CSAT

This piece was originally written by Ernest Wong for Opentalk magazine. Ernest is the Group Product Manager of Data & Analytics at Talkdesk and a session host at the Opentalk 2017 in SF. 

In order to talk about the future of anything, one must almost always first reflect on its past. The origins of customer satisfaction (or CSAT), as a metric, date back to the 1970s — an era in which the business world was much more obsessed with supply chains and pricing than customers or service. Back then, customers were mostly represented as a demand curve, which was largely influenced by the amount of money invested into advertising.

To say the world has changed dramatically since then would be a gross understatement. The rise and fall of world powers, globalization and the internet are but a few of the many things that have — and continue to — transform the business landscape. The pace of innovation and disruption is ever-increasing. Every business leader feels immense pressure to stay ahead of the curve. And, almost 50 years later, customer satisfaction remains a topic of discussion for companies of all sizes, from the scrappy startup to the global conglomerate.

Much has been said about customer satisfaction over the course of its lifetime: it has been studied and refined by academics from multiple disciplines; it has been lauded and adopted by countless companies as a critical KPI; it has been widely criticized for its shortcomings and inability to predict churn; it has been evolved into newer iterations like Net Promoter Score and Customer Effort Score and it has been dismissed and reinvented continuously for years. It seems a bit remarkable and perhaps unexpected that, for its age and critiques, CSAT remains a staple metric in today’s hyper-advanced business world.

Perhaps a significant contributor to the staying power of customer satisfaction is its simplicity; it’s not something that you need to explain to your CEO or to your customer. The advent of crowdsourced services from Web 2.0 have made it so that everyone understands what a five-star rating represents (and that you should avoid everything with less than 3 stars no matter what it is). Truly sophisticated businesses might know how to capitalize on “promoters” or “mavens,” but it seems like customer satisfaction is the first step for any organization looking to build empathy with its customers.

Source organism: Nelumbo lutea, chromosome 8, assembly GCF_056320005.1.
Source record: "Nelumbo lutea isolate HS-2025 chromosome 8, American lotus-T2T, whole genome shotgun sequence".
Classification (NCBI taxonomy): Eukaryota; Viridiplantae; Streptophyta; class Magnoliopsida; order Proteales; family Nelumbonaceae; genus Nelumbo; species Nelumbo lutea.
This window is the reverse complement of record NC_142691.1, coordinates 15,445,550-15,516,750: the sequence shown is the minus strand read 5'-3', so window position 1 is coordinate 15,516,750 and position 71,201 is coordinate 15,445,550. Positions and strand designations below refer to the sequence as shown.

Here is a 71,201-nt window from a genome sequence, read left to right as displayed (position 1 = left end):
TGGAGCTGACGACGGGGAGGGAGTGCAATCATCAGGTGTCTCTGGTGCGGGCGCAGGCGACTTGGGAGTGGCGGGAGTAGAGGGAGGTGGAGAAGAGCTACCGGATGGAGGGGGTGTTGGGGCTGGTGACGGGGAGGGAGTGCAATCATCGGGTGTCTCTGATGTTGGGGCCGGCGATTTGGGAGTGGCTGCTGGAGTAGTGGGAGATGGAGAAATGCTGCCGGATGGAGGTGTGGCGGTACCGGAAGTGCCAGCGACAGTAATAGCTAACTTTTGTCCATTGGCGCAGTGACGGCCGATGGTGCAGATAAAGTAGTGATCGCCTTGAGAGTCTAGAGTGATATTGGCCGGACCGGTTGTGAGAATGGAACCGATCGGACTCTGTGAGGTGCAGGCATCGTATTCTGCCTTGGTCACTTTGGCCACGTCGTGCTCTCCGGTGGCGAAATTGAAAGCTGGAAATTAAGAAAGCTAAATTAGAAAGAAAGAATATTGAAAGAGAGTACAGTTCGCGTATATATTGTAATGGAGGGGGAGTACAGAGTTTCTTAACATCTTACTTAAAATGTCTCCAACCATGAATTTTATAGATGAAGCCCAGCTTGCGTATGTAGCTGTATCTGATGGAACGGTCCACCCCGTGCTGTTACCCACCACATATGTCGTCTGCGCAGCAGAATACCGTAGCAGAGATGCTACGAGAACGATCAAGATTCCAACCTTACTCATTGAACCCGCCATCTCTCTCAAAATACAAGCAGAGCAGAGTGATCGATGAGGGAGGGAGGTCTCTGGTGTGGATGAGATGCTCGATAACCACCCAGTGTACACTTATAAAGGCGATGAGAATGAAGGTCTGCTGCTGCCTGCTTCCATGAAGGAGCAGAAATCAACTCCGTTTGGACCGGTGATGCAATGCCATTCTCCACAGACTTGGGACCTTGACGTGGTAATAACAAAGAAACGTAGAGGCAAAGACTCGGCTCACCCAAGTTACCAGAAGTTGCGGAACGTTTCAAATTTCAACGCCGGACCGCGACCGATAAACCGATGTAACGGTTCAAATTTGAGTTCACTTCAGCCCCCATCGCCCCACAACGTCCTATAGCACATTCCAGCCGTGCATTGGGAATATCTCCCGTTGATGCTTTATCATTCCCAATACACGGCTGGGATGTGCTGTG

The most impactful change to customer satisfaction over the decades must be its distribution and collection — and this is key to conjecturing about its future. Years ago, mailed paper surveys was the dominant method; however, due to the high cost of this approach, marketers attempting to optimize data collection for their costs tended to write very long surveys (which conflicts directly with response rate). Some of that gave way to the telephone and live interviews as the voice channel gained adoption, but most customers preferred to enjoy their dinners in peace with their families. Eventually, the internet arrived and gifted us with email, enabling a low-cost, asynchronous channel to collect this data.

Soon after that, the internet introduced social media, which allowed customers the ability to initiate the conversation and voluntarily voice their satisfaction (usually dissatisfaction) with a product or service for everyone to see.

If we assume that customer satisfaction as a concept is here to stay, and that both businesses and their customers now have the channels to easily communicate with each other, where does customer satisfaction go from here? One might assert (admittedly philosophically) that the question itself should not need to be asked.

After all, in today’s connected world, a business knows a lot more about how it is operating than its predecessors in the 1970s. We know when a package delivery is delayed, when an app crashes, when a device is not being used and when a customer walks out of a store empty-handed.

Forward-thinking, customer-centric businesses are utilizing advanced techniques involving big data and speech analytics to better evaluate — and, in some cases, predict — customer satisfaction without having to explicitly ask their customers for feedback. These companies are able to identify customers at risk of churn and proactively engage in retention efforts. These companies are able to identify customers who value the product or service and turn them into upsell opportunities. In short, they know how to better segment their customers and target them with the appropriate treatment to achieve their desired business outcomes. Most importantly, they can do so quickly — before a bad experience becomes a decision to cancel and before a good experience becomes forgotten.

It may be that the future of customer satisfaction has much less to do with its administration or distribution and much more to do with its application. We are entering an era of artificial intelligence, sophisticated automation and predictive capabilities — an unprecedented time in which customer satisfaction is more knowable and actionable than ever. While the concept of customer satisfaction should take credit for the recent trend of customer service as a competitive differentiator, perhaps its main failing was presenting itself as a proxy for customer loyalty. After all, satisfaction does not produce loyalty in and of itself. It is the actions a business takes in response to satisfaction that ultimately drive loyalty.

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